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Democratic Party (United States)  
 
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Glbtq activism in the Party led Democratic presidential candidate Gary Hart to take additional steps in courting the gay and lesbian vote in 1983 by speaking to the main gay Political Action Committee in Los Angeles. The event was the first time a presidential candidate from a major party addressed a glbtq interest group. Other candidates soon followed. In 1984, Democratic candidate Jesse Jackson attended a meeting at New York City's Lesbian and Gay Community Services Center.

Democratic contenders for the presidential nomination in 1988 largely ignored most glbtq issues, with the exception of AIDS. Even so, gay activists, such as Julian Potter, played key roles in the campaigns of Democratic presidential candidates, including those of Richard Gephardt and Michael Dukakis. Long-shot candidate Jesse Jackson did attempt to appeal to glbtq voters, as he had done in 1984. Indeed, Jackson appears to have won a majority of the lesbian and gay vote in urban areas. In 1988 there were 98 openly lesbian, gay, or bisexual delegates at the Democratic National Convention.

Sponsor Message.

The Clinton-Gore Years

By 1992 the situation for activists had changed dramatically within the Democratic Party. Democrats in Congress had orchestrated a series of policy victories for the glbtq community and activists had a proven track record of delivering votes and campaign funds. Furthermore, Republican President George H. W. Bush had alienated many gay and lesbian fiscal conservatives.

Democratic presidential candidate Bill Clinton capitalized on the situation in a number of ways, including his October 1991 promise to drop the ban on gays in the military. Clinton's promises led many activists to work for his campaign in volunteer and paid positions. In addition, activists such as David Mixner helped to raise over $3.4 million for Clinton's campaign and the national Democratic Party. At the 1992 Democratic National Convention, 133 delegates were gay or lesbian.

Throughout the early and mid-1990s glbtq activists increased their presence in local and state Democratic Party politics as well. More gay men and lesbians were elected or appointed to party positions and increasing numbers of gay and lesbian candidates were running, and winning, as Democrats in local and state elections. In fact, over 90 percent of all glbtq candidates for public office in the 1990s ran as Democrats.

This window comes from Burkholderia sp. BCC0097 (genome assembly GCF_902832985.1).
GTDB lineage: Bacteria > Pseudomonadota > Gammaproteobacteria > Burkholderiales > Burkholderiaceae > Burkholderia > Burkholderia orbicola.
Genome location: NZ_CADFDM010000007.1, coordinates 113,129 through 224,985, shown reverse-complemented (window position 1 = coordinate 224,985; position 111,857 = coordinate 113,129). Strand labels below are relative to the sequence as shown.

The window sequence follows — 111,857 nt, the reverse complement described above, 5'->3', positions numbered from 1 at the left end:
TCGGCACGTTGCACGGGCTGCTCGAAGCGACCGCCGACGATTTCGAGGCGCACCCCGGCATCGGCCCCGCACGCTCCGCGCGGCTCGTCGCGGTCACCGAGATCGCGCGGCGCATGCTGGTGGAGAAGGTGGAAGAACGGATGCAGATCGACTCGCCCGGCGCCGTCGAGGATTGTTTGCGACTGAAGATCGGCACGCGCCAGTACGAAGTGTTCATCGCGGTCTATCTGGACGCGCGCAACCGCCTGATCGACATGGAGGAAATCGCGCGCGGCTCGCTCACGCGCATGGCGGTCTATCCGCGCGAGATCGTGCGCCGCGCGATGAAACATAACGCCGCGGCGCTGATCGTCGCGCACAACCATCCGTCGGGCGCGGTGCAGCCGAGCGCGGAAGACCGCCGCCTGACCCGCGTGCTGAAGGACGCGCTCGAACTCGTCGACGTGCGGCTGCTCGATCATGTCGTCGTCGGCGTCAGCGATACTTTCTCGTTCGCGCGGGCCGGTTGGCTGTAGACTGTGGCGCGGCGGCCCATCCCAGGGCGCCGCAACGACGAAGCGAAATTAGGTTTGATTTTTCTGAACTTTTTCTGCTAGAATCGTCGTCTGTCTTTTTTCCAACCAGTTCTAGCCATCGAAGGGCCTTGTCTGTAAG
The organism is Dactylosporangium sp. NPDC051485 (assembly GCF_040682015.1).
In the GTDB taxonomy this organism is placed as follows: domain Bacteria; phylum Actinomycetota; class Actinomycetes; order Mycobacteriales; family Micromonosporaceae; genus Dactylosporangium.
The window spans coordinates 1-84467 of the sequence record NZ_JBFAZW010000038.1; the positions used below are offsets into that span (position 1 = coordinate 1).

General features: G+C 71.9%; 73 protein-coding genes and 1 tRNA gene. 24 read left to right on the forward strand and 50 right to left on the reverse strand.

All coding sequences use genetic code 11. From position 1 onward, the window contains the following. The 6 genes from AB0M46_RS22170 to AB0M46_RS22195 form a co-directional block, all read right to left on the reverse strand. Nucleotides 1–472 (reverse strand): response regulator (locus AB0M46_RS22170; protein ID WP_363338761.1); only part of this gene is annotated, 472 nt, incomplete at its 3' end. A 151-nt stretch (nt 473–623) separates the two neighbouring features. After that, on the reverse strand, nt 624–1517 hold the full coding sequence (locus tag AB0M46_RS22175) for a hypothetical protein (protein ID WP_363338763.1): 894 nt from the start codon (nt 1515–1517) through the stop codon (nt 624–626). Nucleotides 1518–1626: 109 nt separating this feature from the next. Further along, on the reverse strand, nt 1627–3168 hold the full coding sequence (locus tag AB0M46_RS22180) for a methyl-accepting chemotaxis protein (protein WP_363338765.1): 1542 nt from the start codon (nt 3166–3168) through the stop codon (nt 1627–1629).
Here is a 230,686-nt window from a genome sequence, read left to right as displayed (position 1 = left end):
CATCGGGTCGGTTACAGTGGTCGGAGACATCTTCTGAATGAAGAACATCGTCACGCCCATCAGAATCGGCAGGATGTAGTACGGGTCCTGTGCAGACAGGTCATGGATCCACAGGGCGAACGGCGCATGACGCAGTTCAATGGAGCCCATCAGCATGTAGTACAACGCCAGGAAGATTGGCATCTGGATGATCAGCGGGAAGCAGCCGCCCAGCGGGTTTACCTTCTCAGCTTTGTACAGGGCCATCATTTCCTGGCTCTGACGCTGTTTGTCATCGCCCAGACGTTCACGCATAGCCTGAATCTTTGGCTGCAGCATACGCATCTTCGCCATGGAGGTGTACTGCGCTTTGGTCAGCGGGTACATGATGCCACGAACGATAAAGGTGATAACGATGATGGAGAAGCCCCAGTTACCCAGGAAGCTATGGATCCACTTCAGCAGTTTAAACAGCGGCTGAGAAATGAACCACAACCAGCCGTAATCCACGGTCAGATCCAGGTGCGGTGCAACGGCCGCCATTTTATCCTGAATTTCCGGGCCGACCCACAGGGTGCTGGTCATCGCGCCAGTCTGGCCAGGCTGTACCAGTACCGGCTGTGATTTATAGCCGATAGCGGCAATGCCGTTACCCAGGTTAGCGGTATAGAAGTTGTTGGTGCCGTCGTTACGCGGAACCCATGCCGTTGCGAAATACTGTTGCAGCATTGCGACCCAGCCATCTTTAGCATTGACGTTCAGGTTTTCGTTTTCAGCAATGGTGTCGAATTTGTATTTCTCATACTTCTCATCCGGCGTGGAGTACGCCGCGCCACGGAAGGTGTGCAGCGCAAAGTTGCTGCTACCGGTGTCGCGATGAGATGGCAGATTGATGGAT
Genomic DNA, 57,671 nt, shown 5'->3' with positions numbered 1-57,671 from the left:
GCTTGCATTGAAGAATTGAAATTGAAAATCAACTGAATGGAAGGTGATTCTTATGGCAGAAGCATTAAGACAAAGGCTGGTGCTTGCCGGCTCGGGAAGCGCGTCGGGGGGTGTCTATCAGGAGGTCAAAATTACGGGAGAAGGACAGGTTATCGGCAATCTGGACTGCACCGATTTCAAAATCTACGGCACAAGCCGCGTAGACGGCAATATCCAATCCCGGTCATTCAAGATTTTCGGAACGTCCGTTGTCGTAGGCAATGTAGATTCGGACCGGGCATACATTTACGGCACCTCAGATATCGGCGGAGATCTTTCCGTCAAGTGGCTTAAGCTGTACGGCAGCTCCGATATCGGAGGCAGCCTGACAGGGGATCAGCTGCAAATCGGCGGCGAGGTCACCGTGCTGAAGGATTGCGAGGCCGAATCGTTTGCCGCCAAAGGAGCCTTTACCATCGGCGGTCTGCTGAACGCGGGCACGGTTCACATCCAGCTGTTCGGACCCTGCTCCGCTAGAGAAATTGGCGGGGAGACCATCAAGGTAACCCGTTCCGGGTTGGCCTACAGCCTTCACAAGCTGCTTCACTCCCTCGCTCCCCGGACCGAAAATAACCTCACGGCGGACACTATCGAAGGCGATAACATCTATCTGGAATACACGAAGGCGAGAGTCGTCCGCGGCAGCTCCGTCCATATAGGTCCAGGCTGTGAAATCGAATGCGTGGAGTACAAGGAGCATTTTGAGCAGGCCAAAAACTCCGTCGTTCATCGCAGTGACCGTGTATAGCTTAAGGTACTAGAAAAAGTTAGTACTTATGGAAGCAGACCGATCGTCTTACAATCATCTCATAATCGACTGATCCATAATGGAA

By the 1996 presidential election, activists clearly understood that they had a friend in the White House, even if President Clinton's role was often limited to blocking hostile actions by a Republican-controlled Congress. The Democratic National Committee (DNC) estimates that it received $3 million in donations from glbtq contributors during the 1996 election cycle.

After the election, activists continued to support the Party, raising money for the 1998 congressional elections and the 2000 presidential campaign. Indeed, between December 1997 and February 1999, President Clinton attended three DNC fund-raising events targeted at glbtq contributors, which raised $1.2 million. During October 1999 glbtq events raised about $2.5 million for the DNC, including about $850,000 for the Democratic Congressional Campaign Committee.

Hillary Clinton's New York Senate campaign took in $125,000 at a December 1999 glbtq event. Later that month activists raised a record-breaking $900,000 for the DNC at a luncheon where President Clinton was the guest of honor. Activists estimate that glbtq contributors and fund-raisers provided more than $10 million to Democratic candidates and the DNC in the 1999-2000 election cycle.

Glbtq influence in the Democratic Party was also made clear when his openly gay advisor, Richard Socarides, convinced President Clinton to become the first President to address a glbtq group in November 1997. President Clinton gave the keynote address at a Human Rights Campaign (HRC) meeting. Some observers have suggested that his speech before the HRC was as historic as Harry Truman's address before a black civil rights group 50 years earlier. In addition, Vice-President Al Gore became the first vice-president ever to address a glbtq group in 1998 when he spoke to an HRC meeting.

National Stonewall Democratic Federation

In 1998, glbtq Democratic Party activists further institutionalized their local party organizations by creating the National Stonewall Democratic Federation (NSDF). A federation of 45 local clubs with a total of 10,000 members, it has proven to be an important group within the national party.

Most of the local clubs were previously independent local glbtq Democratic Clubs involved in local and state party politics. One of these, the California Stonewall Democrats (CSD), strongly made its presence felt in the 1998 gubernatorial race. When the group sponsored a candidate debate, all three Democratic gubernatorial candidates attended.

CSD eventually endorsed Gray Davis and glbtq voters overwhelmingly supported his candidacy, providing him with 73 percent of their vote. Davis became the most glbtq-friendly governor in California's history, signing key civil rights legislation addressing discrimination and benefits for same-sex couples, and appointing gay men and lesbians to more than 37 government positions.

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